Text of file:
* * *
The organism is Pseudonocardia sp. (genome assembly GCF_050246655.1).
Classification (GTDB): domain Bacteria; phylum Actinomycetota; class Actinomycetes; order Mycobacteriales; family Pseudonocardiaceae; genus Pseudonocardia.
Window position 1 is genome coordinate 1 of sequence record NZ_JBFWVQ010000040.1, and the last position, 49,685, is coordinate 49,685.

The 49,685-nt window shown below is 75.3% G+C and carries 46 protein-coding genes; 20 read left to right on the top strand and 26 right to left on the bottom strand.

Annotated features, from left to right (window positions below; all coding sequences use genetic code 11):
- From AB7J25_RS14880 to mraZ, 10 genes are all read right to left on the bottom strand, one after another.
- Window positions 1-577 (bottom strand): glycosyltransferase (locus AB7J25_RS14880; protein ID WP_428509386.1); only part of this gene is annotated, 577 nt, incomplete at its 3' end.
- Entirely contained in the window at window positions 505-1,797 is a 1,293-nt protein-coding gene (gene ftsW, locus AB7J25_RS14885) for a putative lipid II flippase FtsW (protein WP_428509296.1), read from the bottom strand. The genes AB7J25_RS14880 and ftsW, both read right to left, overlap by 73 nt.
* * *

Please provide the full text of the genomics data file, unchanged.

The organism is Pseudonocardia sp. (genome assembly GCF_050246655.1).
Classification (GTDB): domain Bacteria; phylum Actinomycetota; class Actinomycetes; order Mycobacteriales; family Pseudonocardiaceae; genus Pseudonocardia.
Window position 1 is genome coordinate 1 of sequence record NZ_JBFWVQ010000040.1, and the last position, 49,685, is coordinate 49,685.

The 49,685-nt window shown below is 75.3% G+C and carries 46 protein-coding genes; 20 read left to right on the top strand and 26 right to left on the bottom strand.

Annotated features, from left to right (window positions below; all coding sequences use genetic code 11):
- From AB7J25_RS14880 to mraZ, 10 genes are all read right to left on the bottom strand, one after another.
- Window positions 1-577 (bottom strand): glycosyltransferase (locus AB7J25_RS14880; protein ID WP_428509386.1); only part of this gene is annotated, 577 nt, incomplete at its 3' end.
- Entirely contained in the window at window positions 505-1,797 is a 1,293-nt protein-coding gene (gene ftsW, locus AB7J25_RS14885) for a putative lipid II flippase FtsW (protein WP_428509296.1), read from the bottom strand. The genes AB7J25_RS14880 and ftsW, both read right to left, overlap by 73 nt.